Artículos de Agosto 2016

Why the earthquake in Italy was so destructive?

Jueves, 25 Agosto 2016

Resultado de imagen de earthquake in italy


The earth beneath Italy’s Apennine Range — where a magnitude-6.2 earthquake struck early Wednesday — is a tangle of fault lines and fractured rock.

The mountains, which run the length of Italy like the zipper on a boot, were formed about 20 million years ago as the African plate plowed into Eurasia, crumpling crust like a carpet. Now things are moving in the opposite direction. The crust on the northern side of the range is pulling away from the south at a rate of three millimeters per year, causing the earth to shudder along the spider web of minor fault lines that run beneath the surface.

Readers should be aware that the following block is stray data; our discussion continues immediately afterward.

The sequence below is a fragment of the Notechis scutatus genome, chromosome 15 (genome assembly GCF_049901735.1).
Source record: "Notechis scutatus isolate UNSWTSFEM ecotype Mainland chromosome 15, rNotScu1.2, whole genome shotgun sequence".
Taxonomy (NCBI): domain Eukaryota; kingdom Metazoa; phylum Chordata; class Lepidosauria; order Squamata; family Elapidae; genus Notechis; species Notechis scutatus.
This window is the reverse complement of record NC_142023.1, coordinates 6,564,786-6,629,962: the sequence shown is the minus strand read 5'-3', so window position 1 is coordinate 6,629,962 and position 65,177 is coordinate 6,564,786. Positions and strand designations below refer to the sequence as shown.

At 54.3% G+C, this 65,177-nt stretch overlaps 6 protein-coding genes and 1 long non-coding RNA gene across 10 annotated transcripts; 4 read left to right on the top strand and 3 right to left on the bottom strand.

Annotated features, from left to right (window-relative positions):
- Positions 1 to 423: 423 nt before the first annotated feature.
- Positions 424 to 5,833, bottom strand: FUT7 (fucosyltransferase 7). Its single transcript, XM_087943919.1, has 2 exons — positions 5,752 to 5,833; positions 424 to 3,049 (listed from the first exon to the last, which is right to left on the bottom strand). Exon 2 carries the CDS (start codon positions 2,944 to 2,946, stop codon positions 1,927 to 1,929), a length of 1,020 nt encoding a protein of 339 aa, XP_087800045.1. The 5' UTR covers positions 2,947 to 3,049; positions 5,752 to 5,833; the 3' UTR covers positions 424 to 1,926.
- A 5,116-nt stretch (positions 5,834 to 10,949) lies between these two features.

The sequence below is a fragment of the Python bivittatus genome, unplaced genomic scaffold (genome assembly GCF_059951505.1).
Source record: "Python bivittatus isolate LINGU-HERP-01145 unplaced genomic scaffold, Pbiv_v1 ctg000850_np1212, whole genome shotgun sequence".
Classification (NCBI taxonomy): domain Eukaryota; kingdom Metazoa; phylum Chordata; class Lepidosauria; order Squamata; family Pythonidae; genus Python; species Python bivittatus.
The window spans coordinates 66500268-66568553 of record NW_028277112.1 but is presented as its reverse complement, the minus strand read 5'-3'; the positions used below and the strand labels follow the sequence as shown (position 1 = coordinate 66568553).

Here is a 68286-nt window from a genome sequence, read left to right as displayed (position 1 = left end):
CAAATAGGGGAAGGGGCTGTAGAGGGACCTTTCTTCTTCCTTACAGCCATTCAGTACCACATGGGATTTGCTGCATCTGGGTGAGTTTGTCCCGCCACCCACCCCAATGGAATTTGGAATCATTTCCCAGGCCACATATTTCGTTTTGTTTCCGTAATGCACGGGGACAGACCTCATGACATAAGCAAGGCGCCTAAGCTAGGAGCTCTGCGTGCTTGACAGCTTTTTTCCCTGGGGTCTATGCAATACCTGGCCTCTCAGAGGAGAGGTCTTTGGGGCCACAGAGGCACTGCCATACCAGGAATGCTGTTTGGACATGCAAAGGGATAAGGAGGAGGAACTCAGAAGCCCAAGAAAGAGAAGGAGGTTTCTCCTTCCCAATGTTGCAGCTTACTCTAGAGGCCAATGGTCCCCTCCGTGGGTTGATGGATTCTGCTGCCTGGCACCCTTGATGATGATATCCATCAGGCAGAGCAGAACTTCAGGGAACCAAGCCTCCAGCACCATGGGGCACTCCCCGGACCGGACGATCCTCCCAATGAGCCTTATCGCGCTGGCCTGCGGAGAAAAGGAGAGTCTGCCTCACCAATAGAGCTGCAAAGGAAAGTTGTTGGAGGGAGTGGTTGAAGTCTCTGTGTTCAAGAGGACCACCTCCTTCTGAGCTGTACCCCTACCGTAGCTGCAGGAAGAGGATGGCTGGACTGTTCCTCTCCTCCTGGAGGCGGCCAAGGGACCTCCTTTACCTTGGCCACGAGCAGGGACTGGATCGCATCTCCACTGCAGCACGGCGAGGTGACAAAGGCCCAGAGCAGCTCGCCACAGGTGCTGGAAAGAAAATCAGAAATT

Resultado de imagen de earthquake in italy


That, in part, explains why Italy is so earthquake-prone, and why Wednesday’s temblor was so destructive. The town of Amatrice, near the epicenter, was almost entirely reduced to rubble. Thousands of people were left homeless.

Seven years ago, the target was L’Aquila, a city about 30 miles south of Amatrice. That earthquake killed more than 300. A century ago, it was Avezzano, where about 30,000 people died. Medieval Italians wrote of temblors that shook the mountain ranges and set church bells ringing as far away as Rome.

Earthquakes in this region are modest in magnitude — hundreds of 6.2 quakes happen around the world every year. Within hours of the Italian quake, a 6.8-magnitude temblor hit Burma. But that earthquake was much deeper, which means it was less destructive. According to journalists, relatively few buildings collapsed, though three people were killed, including two children.